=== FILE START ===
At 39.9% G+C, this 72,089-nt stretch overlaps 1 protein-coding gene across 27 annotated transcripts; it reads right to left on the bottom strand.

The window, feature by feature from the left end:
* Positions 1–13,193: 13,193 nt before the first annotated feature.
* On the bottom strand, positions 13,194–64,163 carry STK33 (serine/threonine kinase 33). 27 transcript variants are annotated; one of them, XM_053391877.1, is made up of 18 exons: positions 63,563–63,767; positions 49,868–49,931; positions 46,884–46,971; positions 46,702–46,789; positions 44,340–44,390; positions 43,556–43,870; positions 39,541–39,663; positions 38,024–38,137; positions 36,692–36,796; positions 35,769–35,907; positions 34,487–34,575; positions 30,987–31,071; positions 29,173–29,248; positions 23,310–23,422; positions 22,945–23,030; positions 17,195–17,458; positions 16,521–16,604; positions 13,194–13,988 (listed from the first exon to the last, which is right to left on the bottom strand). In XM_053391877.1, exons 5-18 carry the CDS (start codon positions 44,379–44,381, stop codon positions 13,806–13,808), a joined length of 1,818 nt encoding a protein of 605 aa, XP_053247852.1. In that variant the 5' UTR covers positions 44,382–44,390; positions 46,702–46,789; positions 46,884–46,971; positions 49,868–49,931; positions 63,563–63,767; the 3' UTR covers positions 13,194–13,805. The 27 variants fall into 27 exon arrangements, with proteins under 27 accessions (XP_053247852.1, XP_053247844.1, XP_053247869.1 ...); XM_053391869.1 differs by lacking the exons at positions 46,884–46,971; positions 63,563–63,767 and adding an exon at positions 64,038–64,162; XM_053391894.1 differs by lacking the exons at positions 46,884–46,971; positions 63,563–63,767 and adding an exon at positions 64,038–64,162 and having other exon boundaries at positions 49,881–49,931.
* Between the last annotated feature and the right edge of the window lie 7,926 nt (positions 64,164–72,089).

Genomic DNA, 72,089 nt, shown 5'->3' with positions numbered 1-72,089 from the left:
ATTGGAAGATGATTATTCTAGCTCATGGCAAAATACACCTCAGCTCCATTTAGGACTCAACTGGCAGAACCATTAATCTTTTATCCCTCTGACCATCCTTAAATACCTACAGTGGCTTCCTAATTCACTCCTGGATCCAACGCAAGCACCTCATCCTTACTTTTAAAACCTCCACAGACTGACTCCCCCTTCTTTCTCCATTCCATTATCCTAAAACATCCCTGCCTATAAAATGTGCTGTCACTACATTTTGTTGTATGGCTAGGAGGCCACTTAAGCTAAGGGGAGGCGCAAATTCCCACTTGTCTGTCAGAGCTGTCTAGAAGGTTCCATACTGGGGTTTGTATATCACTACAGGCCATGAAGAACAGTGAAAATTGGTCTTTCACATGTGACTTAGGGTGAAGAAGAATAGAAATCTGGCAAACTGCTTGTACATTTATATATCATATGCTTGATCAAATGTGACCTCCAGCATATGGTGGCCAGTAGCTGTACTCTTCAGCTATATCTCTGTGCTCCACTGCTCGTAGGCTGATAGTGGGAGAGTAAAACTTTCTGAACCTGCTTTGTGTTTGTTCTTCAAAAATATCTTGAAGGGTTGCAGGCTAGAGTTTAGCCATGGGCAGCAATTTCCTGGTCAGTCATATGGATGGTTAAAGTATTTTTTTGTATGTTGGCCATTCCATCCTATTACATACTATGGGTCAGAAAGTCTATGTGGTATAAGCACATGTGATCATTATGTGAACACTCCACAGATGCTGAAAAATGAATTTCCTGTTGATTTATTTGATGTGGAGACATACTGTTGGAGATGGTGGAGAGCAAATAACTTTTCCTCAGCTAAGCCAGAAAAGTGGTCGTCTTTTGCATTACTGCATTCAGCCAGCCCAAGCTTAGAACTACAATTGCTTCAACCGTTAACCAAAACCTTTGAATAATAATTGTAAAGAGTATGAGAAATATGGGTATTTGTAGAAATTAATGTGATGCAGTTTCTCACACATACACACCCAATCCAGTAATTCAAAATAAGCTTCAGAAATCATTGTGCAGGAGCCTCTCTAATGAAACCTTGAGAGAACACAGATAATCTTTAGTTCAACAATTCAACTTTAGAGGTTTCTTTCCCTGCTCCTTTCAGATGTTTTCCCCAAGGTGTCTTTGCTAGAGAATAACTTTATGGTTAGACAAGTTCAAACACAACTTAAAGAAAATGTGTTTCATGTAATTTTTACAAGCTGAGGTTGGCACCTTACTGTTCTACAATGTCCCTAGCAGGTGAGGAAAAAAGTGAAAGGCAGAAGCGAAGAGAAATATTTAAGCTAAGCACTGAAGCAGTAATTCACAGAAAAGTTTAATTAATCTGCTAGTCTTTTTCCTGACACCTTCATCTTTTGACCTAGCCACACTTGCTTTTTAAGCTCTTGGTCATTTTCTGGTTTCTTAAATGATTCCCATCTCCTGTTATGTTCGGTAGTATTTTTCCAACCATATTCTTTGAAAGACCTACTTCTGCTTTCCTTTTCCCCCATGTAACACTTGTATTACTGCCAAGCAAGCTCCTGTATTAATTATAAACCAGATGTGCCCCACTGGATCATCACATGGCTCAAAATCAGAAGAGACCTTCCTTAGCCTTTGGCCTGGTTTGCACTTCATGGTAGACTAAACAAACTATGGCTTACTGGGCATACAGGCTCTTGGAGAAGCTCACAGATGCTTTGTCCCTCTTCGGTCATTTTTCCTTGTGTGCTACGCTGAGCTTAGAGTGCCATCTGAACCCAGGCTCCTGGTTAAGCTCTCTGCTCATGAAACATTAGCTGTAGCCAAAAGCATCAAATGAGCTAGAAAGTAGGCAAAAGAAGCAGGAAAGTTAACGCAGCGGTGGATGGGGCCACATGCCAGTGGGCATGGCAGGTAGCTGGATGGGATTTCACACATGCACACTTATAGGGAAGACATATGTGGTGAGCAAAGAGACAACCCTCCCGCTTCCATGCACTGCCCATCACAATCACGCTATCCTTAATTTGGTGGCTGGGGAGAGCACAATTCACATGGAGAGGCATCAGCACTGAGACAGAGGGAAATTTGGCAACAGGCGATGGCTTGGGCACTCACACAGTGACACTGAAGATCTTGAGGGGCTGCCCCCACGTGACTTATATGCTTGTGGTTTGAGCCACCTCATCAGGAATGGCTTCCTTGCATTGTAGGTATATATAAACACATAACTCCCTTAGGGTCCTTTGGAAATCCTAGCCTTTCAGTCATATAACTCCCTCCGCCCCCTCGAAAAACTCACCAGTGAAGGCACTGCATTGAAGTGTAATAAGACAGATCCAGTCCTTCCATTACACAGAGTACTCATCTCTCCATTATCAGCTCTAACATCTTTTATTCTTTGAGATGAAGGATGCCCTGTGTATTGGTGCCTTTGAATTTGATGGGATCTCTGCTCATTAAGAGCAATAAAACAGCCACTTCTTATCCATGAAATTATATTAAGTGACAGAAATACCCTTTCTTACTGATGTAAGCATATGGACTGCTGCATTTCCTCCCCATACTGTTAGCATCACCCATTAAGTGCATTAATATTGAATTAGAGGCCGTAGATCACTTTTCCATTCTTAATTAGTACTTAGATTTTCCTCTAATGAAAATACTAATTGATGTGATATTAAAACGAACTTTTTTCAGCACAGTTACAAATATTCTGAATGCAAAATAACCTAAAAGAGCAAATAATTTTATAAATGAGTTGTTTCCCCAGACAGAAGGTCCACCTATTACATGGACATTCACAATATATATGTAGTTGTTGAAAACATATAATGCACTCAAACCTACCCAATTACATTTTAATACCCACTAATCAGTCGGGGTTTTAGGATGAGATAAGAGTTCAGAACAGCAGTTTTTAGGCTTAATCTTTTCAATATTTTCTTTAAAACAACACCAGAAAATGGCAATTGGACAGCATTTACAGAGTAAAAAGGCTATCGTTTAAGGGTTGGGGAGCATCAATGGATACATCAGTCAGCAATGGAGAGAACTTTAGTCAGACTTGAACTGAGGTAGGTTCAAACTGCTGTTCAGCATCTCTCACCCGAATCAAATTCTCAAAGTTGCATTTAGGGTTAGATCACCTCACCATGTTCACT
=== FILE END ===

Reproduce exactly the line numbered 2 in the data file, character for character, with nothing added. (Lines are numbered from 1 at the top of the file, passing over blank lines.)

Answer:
The window, feature by feature from the left end: